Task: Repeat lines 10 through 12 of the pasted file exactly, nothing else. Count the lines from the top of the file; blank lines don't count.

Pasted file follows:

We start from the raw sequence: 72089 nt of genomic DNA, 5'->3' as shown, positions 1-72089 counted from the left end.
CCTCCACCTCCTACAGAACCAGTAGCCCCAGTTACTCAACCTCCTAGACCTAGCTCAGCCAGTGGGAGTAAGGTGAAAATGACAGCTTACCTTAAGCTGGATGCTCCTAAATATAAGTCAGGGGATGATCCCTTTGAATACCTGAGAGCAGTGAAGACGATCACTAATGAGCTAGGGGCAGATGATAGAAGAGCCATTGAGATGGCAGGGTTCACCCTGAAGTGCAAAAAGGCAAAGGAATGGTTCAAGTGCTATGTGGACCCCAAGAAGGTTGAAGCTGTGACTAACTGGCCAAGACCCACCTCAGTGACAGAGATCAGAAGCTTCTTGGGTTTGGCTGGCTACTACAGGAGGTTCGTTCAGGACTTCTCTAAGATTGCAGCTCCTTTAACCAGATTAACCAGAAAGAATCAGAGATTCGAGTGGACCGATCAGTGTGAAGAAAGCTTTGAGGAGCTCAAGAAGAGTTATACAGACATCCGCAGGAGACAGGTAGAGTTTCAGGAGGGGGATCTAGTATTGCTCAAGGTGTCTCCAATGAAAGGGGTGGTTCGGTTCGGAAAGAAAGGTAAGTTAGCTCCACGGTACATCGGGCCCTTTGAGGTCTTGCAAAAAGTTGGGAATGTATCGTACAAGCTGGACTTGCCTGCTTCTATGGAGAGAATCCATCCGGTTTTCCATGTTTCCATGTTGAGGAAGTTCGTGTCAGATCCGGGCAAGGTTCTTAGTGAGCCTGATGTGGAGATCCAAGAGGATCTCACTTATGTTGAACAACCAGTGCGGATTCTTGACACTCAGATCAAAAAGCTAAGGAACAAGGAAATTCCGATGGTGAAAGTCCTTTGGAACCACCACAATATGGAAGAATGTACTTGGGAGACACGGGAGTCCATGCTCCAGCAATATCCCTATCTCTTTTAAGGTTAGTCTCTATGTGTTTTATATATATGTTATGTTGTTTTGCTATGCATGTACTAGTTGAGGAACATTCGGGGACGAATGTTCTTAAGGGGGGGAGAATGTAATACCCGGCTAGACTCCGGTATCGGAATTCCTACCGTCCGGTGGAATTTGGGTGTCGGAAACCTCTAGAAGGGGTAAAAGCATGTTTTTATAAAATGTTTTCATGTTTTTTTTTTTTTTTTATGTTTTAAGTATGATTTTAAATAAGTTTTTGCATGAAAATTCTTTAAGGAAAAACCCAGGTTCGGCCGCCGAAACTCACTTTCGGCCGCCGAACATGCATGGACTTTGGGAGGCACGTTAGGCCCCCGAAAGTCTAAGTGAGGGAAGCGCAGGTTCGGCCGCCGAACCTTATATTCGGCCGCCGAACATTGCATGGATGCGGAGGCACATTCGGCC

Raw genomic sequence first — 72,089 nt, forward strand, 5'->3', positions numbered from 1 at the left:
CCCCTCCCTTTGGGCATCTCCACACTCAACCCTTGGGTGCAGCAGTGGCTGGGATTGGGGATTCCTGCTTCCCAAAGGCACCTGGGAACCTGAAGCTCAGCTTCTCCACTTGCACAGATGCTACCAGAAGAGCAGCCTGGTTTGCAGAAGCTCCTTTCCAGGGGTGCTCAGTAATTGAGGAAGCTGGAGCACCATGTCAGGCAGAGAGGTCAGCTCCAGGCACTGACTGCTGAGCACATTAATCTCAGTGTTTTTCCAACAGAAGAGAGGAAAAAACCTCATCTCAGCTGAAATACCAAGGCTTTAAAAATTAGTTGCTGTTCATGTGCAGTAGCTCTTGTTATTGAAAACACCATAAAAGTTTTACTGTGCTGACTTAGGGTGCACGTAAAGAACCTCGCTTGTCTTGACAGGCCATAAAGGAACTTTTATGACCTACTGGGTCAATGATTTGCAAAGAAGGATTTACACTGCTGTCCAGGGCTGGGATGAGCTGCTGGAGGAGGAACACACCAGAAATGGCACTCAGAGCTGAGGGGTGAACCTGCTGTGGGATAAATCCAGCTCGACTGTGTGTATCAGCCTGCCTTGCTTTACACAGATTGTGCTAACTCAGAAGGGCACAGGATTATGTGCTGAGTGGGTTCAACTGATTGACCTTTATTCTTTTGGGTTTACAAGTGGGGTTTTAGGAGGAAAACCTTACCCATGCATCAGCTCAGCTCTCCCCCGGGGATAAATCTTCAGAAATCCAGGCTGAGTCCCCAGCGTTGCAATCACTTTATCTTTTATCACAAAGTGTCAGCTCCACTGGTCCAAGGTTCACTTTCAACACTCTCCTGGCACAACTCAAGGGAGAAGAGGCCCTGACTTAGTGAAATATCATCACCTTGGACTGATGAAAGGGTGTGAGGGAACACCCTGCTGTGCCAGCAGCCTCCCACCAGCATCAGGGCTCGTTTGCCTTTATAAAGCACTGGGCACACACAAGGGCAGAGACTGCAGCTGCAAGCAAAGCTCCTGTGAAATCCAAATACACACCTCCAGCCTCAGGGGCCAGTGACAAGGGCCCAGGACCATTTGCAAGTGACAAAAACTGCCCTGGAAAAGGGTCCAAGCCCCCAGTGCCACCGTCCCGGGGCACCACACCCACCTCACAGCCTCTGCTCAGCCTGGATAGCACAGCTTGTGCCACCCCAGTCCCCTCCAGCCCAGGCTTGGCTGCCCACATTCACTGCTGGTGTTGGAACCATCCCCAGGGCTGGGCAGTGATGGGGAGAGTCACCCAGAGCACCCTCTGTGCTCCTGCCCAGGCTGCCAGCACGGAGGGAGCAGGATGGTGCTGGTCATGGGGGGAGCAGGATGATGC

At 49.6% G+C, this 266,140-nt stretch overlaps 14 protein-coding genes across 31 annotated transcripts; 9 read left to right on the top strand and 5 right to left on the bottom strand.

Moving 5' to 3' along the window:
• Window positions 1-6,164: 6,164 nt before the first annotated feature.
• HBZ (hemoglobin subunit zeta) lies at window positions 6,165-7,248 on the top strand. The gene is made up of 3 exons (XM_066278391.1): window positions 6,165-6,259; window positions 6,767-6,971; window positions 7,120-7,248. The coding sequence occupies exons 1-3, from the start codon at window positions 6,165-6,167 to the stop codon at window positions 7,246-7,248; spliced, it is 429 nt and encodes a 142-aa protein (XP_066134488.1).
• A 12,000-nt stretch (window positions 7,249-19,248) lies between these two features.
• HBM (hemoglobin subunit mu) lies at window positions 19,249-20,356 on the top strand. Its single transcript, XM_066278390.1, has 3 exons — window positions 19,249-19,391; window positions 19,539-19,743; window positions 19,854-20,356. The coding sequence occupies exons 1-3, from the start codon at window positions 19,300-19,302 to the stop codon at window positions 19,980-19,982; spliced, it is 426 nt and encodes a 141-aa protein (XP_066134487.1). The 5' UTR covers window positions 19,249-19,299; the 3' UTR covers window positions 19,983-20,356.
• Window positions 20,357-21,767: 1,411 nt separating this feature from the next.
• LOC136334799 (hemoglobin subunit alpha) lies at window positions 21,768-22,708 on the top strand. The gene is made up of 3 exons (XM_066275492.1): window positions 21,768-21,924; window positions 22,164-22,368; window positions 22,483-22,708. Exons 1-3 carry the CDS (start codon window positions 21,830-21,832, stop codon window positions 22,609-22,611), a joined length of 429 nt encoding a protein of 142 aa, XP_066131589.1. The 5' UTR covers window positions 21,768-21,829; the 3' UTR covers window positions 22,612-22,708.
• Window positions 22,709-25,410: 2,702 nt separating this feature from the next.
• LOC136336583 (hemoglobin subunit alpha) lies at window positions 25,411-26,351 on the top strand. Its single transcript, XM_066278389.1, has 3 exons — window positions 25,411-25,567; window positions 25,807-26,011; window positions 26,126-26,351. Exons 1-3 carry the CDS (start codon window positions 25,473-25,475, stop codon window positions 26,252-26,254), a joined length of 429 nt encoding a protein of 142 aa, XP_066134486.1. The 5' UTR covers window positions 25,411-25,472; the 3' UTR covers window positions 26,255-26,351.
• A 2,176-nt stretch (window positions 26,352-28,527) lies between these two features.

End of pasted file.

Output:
• HBM (hemoglobin subunit mu) lies at window positions 19,249-20,356 on the top strand. Its single transcript, XM_066278390.1, has 3 exons — window positions 19,249-19,391; window positions 19,539-19,743; window positions 19,854-20,356. The coding sequence occupies exons 1-3, from the start codon at window positions 19,300-19,302 to the stop codon at window positions 19,980-19,982; spliced, it is 426 nt and encodes a 141-aa protein (XP_066134487.1). The 5' UTR covers window positions 19,249-19,299; the 3' UTR covers window positions 19,983-20,356.
• Window positions 20,357-21,767: 1,411 nt separating this feature from the next.
• LOC136334799 (hemoglobin subunit alpha) lies at window positions 21,768-22,708 on the top strand. The gene is made up of 3 exons (XM_066275492.1): window positions 21,768-21,924; window positions 22,164-22,368; window positions 22,483-22,708. Exons 1-3 carry the CDS (start codon window positions 21,830-21,832, stop codon window positions 22,609-22,611), a joined length of 429 nt encoding a protein of 142 aa, XP_066131589.1. The 5' UTR covers window positions 21,768-21,829; the 3' UTR covers window positions 22,612-22,708.